America: What is Russia, Anyway?

March 12th, 2014
in Op Ed

Written by

Russia has been at the center of attention for the past few weeks: first the Olympics (The 2014 Sochi Olympics) and then Ukraine (read: Ukraine, Russia, and the U.S. and A Pseudo Conversation between John Kerry and Ukraine Leaders). So there is no better time than now to better understand Russia, especially for America.

Follow up:

In this article, I will explain to my fellow Americans what Russia is, in my unique style.

1. Russia and me

Although I have lived in China, the U.S., Japan (America: What is Japan, Anyway?) and Europe (America: What is the EU, Anyway?), I have never been to Russia. However, I believe my life experiences in both the East and the West (My American Dream Has Come True) have given me a unique perspective of many things, including Russia.

I spent my first 23 years (1959-1982) in China. Throughout my teenage years, I had never heard of any western authors like Charles Dickens or Mark Twain. However, I was exposed to several Russian authors like Boris Pasternak (for Doctor Zhivago) and Leo Tolstoy (for Anna Karenina). In China then, virtually everything foreign came from the Soviet Union, including communism and several fantastic movies, such as Lenin in 1918 and The Battle of Stalingrad. Oh, I did know Tchaikovsky (for Swan Lake). Of course, I did not know the existence of Gulag.

I left China October 6, 1982, and have been immersing myself in Western culture since then. A few years ago, I started writing of my experiences, with an insight for the intersection of the East and the West. For a broader understanding, I took a closer look at Russia, from a Western perspective this time.

2. Russia's history: a brief overview

For practical purposes, I will divide Russia's history into four periods as follows:

  1. 0001 - 1917: Ancient times and the Russian Empire

  2. 1918 - 1945: The revolution, USSR and WWII

  3. 1946 - 1991: The Cold War

  4. 1992 - Present: Modern Russia.

2.1 0001 - 1917: Ancient times and the Russian Empire

Why is Russia so vast geographically, spreading over 11 time zones? Russia grabbed a lot of land from its neighbors, including China! For example, the First Sino-Russian War happened from 1690 to 1693. China lost the war, and much of her territory.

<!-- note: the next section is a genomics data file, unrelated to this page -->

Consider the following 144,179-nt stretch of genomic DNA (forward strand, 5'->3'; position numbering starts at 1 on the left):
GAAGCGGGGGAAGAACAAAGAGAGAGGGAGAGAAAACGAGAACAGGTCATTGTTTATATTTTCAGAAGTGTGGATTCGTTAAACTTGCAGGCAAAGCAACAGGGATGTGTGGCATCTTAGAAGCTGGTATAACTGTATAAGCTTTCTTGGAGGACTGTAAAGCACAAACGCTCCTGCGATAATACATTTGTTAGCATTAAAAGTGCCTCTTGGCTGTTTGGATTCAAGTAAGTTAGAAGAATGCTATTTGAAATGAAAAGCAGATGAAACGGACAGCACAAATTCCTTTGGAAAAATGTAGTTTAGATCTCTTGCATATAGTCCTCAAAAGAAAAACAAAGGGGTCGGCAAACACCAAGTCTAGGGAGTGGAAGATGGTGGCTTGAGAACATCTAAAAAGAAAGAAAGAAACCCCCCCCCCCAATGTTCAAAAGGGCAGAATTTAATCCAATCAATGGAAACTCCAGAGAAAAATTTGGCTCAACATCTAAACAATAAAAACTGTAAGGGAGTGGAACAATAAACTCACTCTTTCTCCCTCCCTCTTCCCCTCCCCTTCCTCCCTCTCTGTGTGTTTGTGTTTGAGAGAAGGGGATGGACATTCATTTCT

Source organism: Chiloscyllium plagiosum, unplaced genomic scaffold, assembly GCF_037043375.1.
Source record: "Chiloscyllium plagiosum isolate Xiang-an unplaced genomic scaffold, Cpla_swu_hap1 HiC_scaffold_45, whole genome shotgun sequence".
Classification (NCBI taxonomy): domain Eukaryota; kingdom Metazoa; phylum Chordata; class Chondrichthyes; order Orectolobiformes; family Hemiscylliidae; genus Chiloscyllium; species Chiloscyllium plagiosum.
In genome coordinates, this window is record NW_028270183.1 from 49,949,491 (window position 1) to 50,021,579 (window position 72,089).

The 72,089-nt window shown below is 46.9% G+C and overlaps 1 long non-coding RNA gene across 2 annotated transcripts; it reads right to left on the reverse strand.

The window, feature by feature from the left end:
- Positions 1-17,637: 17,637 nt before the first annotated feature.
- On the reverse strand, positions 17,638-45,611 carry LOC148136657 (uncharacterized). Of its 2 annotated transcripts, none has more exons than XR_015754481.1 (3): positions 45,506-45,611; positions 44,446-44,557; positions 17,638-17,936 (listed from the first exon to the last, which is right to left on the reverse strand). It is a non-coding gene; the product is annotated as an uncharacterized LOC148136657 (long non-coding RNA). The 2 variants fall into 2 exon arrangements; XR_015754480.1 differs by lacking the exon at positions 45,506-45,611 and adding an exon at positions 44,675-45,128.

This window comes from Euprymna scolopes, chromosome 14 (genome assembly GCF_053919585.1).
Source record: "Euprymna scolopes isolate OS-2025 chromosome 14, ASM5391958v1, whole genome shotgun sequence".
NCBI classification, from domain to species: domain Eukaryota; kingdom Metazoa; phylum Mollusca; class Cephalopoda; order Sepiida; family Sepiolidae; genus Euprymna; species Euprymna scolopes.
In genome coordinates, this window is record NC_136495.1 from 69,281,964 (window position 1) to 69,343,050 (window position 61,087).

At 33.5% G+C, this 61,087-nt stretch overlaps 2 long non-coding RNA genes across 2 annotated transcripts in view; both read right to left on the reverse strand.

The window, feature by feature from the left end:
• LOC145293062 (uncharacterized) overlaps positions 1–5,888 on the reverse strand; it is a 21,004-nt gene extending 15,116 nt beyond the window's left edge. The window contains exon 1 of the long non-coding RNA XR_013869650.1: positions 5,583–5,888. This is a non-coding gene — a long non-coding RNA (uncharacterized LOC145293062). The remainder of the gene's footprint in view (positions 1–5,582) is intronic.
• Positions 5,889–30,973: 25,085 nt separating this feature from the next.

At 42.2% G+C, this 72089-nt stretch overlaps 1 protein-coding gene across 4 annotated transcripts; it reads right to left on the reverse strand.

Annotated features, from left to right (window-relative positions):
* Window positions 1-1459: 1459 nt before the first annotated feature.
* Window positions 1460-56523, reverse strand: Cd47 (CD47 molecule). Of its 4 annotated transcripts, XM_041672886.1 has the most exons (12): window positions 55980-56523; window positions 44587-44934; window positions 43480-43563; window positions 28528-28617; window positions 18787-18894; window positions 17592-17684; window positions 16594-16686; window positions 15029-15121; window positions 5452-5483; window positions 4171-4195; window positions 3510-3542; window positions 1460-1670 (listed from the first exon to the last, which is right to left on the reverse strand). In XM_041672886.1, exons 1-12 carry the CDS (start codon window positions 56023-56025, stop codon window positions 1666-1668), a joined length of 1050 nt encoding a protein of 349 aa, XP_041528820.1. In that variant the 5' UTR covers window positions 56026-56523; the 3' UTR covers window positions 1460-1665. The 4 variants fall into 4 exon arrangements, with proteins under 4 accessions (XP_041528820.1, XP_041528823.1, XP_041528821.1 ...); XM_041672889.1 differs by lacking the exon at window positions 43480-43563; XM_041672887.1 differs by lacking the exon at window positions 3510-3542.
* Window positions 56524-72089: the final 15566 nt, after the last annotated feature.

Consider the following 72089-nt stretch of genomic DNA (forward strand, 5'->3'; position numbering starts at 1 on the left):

The term Russian Empire refers to Russia from 1721 to 1917, during which Russia fought with foreigners three big times, at least, as follows:

  1. French invasion of Russia: Yes, the Russians defeated the mighty Napoleon!

  2. Second Sino-Russian War (1854-1855): China lost again, with more land lost to Russia.

  3. WWI: The Russian army played a major role with the allies and contributed to their victory.

The Russian Empire was ended by the October Revolution in 1917, when the Bolshevik party (i.e. the communists), led by Vladimir Lenin, seized power.

2.2 1918 - 1945: The USSR and WWII

After the October Revolution, a civil war erupted between the "Red" (Bolshevik) and "White" (anti-Bolshevik) factions, which continued for several years, with the Bolsheviks ultimately victorious. As a result, the Union of Soviet Socialist Republics (USSR) was born in 1922.

The USSR was the first self-proclaimed "socialist" country in the world, theoretically backed up by Marxism and Leninism. In the West, it was appropriately labeled "communism".

Many bad things happened in the USSR, but its contribution to WWII must not be marginalized. In this video (Untold History USA), historian Peter Kuznick states that Russia actually won WWII, in Europe, with the fact that the Russians fought against some 200 German Divisions, while the allied forces faced only about 20 German Divisions in total!   The outcome of WWII may have been very different if Hitler had not made the fatal error of invading Russia before defeating the UK.

Oh, the USSR and China also helped America defeat the Japanese to end WWII in East Asia.  Every Chinese must be grateful for that!

2.3 1946 - 1991: The Cold War

The Cold War started right after WWII, with the USSR leading the East and the U.S.A. leading the West. The West won in 1991, when the USSR disintegrated into Russia and some so called "former Soviet republics", including Ukraine and Georgia.

How did the West win the Cold War over the East? The economic might of Capitalism over socialism, not democracy over communism! More on this later ...

2.4 1992 - Present: Modern Russia

Russia changed too quickly after 1991 - It adopted both a new political system (i.e. democracy) and a new economic system (i.e. capitalism) overnight. The results were chaos and misery, to say the least. For more, read: Emerging Economies: An Overview from 30,000 Feet.

Russia has been trying to come back, under the leadership of President Putin ...

3. Communism in Russia

Although communism was theorized by Karl Marx some 150 years ago, it was Vladimir Lenin (pictured below) that first made it a reality in Russia, in 1917.

Overall, communism did well in Russia for a few decades. Two remarkable achievements:

  1. All of Russia was mobilized to decisively defeat Nazi Germany in WWII.

  2. After capturing Hitler’s rocket scientists, the USSR led the Space Race with Sputnik_1 in 1957 and the first human in space (Yuri Gagarin) in 1961. Both were a few years ahead of the mighty U.S.!